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Charlottetown Police Chief, Paul Smith and Coun. David MacDonald are pleased with the results of the traffic-calming experiment on Ambrose Street. (Brendan Elliott/CBC)

An experiment to keep rush-hour traffic off a side street near North River Road is being called a success by Charlottetown Police.

The traffic-calming experiment was on Ambrose Street. It's a narrow residential road in the old part of the city often used by drivers as a thoroughfare to avoid heavy traffic on North River Road. Last fall, police placed barriers along the street to force traffic to slow down.

Chief Paul Smith drafted a report on the pilot project and it's now in the hands of city council's police committee.

"One of the positives on it was that we did displace some of the peak traffic," Police Chief Paul Smith said, "but unfortunately, it went to the next street."

Smith's report recommended that if council decided to expand the project, politics should not be the deciding factor for which streets received attention. Police committee chair David MacDonald agreed.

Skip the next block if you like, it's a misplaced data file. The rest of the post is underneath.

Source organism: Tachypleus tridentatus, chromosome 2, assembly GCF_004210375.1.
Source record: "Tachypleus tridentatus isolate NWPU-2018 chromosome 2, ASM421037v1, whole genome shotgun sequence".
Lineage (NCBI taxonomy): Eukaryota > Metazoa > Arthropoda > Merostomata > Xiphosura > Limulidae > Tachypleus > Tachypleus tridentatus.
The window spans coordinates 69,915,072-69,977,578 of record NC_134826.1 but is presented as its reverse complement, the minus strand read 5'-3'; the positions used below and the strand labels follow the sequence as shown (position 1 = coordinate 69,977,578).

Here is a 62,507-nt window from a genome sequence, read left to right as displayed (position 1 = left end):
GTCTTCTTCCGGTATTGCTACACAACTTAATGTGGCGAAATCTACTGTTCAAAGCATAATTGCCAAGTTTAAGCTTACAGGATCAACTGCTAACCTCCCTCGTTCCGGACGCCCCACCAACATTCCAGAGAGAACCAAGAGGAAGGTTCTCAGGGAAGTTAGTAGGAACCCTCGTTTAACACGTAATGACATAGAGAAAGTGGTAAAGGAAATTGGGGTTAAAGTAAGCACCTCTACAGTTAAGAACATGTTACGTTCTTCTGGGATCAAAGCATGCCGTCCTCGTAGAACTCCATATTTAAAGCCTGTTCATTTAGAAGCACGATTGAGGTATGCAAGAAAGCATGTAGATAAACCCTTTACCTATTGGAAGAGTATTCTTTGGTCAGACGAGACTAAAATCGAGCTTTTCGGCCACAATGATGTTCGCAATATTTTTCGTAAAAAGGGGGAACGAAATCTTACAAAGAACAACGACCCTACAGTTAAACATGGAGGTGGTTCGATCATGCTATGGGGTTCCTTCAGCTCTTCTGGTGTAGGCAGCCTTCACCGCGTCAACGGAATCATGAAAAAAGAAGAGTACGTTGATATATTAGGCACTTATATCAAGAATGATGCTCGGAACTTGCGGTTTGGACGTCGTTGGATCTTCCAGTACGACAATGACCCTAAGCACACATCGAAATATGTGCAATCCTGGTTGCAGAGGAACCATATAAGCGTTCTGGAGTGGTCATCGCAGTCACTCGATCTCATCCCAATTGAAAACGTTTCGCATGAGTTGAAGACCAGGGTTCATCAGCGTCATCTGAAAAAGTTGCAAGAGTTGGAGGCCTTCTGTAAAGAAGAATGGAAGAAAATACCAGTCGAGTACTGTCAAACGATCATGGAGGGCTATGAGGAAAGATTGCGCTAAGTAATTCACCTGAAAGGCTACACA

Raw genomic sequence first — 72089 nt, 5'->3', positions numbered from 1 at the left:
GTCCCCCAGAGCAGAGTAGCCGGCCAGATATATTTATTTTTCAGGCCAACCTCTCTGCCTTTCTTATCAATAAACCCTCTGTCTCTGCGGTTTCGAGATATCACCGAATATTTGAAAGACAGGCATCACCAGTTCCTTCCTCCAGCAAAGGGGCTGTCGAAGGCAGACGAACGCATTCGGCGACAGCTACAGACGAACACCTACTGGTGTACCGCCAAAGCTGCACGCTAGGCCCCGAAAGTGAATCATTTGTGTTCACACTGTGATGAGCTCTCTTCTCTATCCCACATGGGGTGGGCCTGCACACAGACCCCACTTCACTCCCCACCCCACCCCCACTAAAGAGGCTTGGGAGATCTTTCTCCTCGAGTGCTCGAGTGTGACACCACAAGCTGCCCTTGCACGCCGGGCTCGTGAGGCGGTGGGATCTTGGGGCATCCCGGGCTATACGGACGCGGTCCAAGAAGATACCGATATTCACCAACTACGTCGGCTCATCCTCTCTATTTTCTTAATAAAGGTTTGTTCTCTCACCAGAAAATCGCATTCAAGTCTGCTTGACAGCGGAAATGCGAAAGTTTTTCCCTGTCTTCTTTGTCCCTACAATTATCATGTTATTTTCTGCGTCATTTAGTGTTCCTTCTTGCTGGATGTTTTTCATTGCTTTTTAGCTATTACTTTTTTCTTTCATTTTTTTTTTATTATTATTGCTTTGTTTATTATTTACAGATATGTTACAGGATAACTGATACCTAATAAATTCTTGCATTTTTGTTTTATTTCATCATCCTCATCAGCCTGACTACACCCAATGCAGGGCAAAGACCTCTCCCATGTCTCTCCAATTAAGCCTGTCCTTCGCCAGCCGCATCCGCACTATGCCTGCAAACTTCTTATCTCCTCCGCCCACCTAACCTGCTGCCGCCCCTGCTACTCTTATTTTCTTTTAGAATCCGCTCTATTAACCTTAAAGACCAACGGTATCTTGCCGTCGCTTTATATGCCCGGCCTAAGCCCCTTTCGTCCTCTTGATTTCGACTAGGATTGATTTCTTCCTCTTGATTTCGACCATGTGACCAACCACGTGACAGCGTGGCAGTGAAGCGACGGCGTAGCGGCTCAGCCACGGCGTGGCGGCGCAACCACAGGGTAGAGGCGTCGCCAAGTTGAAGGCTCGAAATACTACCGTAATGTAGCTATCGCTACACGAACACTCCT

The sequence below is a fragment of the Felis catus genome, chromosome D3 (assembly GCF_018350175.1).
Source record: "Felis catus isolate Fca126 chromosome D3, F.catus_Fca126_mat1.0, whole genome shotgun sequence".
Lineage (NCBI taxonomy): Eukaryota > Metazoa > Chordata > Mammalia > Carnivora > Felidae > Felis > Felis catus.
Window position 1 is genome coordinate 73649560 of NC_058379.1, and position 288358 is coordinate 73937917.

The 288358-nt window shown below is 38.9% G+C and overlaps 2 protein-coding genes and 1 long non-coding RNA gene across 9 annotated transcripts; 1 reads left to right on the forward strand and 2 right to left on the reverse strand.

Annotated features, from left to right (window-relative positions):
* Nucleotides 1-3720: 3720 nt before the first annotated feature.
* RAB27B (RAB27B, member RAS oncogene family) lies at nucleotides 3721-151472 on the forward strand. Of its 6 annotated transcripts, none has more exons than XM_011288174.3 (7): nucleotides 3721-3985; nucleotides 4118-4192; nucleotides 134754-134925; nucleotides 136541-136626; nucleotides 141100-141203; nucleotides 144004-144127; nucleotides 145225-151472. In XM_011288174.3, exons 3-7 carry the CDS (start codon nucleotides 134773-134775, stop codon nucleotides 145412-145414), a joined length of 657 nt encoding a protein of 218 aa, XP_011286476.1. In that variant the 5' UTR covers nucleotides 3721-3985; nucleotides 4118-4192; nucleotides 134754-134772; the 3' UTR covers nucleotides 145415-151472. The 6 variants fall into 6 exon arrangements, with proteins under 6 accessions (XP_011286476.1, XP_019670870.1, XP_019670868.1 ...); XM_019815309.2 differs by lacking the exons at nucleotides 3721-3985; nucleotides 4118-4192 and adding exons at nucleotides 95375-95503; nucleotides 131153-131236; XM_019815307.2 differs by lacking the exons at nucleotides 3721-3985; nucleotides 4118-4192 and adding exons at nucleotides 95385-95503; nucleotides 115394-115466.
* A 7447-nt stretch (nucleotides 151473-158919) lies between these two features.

"That shouldn't be made for political gain or political loss. Those are decisions that should be made for safety reasons," said MacDonald.

"The people who are best qualified to take those kinds of decisions are the people who are trained to do that."

Smith and MacDonald agree that before a decision is reached, key members of the Fire and Police Departments as well as staff from the Public Works Department should be consulted, who would be in a position to provide input about snow removal concerns and sight lines. 

MacDonald said his committee will now work through Smith's report. And council will also have its say on the matter, before any further traffic calming measures are considered.